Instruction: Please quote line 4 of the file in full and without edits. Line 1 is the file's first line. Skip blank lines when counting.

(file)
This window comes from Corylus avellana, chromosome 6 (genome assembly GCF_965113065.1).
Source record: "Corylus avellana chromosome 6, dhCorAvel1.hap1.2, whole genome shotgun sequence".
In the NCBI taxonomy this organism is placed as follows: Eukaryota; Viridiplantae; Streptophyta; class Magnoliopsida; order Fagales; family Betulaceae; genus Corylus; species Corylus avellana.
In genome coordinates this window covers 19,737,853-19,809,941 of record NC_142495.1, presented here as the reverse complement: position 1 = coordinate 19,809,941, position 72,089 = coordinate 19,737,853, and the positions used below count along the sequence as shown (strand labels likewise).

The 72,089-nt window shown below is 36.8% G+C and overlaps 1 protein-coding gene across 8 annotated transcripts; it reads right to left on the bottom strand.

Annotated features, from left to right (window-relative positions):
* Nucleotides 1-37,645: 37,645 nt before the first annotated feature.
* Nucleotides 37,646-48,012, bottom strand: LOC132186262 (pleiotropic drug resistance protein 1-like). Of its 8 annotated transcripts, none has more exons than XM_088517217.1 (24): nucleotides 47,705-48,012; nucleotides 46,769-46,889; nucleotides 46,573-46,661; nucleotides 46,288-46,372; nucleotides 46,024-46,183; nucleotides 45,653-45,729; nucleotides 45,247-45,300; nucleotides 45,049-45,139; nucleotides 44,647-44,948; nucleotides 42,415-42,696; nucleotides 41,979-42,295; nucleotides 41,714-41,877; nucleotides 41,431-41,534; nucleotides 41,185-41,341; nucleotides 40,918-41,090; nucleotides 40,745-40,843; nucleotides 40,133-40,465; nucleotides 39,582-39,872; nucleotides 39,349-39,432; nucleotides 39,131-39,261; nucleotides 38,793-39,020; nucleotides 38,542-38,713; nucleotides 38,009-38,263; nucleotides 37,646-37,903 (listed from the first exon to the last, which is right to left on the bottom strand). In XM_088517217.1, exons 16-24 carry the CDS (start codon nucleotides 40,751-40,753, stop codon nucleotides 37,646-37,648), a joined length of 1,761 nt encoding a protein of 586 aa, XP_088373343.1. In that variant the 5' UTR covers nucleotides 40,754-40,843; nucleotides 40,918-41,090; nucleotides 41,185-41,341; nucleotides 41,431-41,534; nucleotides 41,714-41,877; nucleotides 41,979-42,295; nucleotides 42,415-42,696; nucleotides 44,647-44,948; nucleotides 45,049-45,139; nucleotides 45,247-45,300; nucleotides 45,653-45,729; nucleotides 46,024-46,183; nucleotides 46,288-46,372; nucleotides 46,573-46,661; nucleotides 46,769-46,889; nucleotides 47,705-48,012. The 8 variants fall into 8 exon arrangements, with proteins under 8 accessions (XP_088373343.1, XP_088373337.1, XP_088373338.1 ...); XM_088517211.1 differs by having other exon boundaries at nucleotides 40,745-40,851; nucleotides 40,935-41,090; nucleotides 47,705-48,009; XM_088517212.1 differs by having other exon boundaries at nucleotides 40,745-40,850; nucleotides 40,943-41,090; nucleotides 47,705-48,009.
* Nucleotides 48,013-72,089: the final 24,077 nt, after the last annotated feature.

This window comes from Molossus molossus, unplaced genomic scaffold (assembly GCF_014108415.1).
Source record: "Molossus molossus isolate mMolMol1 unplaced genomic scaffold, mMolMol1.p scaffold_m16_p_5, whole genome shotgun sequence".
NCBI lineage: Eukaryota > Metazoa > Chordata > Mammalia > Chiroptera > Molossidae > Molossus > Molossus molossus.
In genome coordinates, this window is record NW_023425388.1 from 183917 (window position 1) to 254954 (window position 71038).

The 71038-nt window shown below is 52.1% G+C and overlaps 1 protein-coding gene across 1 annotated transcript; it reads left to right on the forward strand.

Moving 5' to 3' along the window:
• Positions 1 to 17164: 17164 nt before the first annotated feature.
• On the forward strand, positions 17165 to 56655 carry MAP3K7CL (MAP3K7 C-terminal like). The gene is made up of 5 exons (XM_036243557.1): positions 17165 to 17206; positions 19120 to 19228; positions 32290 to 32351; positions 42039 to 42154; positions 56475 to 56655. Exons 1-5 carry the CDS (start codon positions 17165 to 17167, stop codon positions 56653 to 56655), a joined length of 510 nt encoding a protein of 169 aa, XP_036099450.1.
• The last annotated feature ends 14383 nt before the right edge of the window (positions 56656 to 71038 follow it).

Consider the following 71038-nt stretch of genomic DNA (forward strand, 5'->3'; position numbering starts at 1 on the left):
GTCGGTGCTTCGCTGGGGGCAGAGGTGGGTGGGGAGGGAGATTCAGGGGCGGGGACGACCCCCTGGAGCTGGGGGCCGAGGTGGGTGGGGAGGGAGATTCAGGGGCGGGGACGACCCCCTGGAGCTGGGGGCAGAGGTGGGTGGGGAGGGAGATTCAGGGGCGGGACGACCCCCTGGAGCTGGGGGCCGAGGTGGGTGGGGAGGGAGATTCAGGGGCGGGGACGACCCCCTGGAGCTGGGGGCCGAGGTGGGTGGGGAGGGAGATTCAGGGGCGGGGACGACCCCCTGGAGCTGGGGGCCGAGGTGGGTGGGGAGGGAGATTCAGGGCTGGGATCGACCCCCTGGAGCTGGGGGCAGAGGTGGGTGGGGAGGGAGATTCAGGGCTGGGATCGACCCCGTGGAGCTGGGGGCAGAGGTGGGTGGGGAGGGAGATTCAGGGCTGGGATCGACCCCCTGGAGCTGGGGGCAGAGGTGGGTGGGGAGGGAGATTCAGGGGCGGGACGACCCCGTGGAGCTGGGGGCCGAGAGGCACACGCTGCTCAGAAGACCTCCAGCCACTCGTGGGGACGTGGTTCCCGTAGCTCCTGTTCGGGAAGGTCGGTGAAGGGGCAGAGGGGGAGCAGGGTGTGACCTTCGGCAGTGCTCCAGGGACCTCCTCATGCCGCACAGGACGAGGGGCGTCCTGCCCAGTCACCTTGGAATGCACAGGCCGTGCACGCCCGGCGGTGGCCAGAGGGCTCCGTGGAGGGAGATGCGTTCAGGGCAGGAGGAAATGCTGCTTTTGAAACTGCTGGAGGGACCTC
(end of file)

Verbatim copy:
In genome coordinates this window covers 19,737,853-19,809,941 of record NC_142495.1, presented here as the reverse complement: position 1 = coordinate 19,809,941, position 72,089 = coordinate 19,737,853, and the positions used below count along the sequence as shown (strand labels likewise).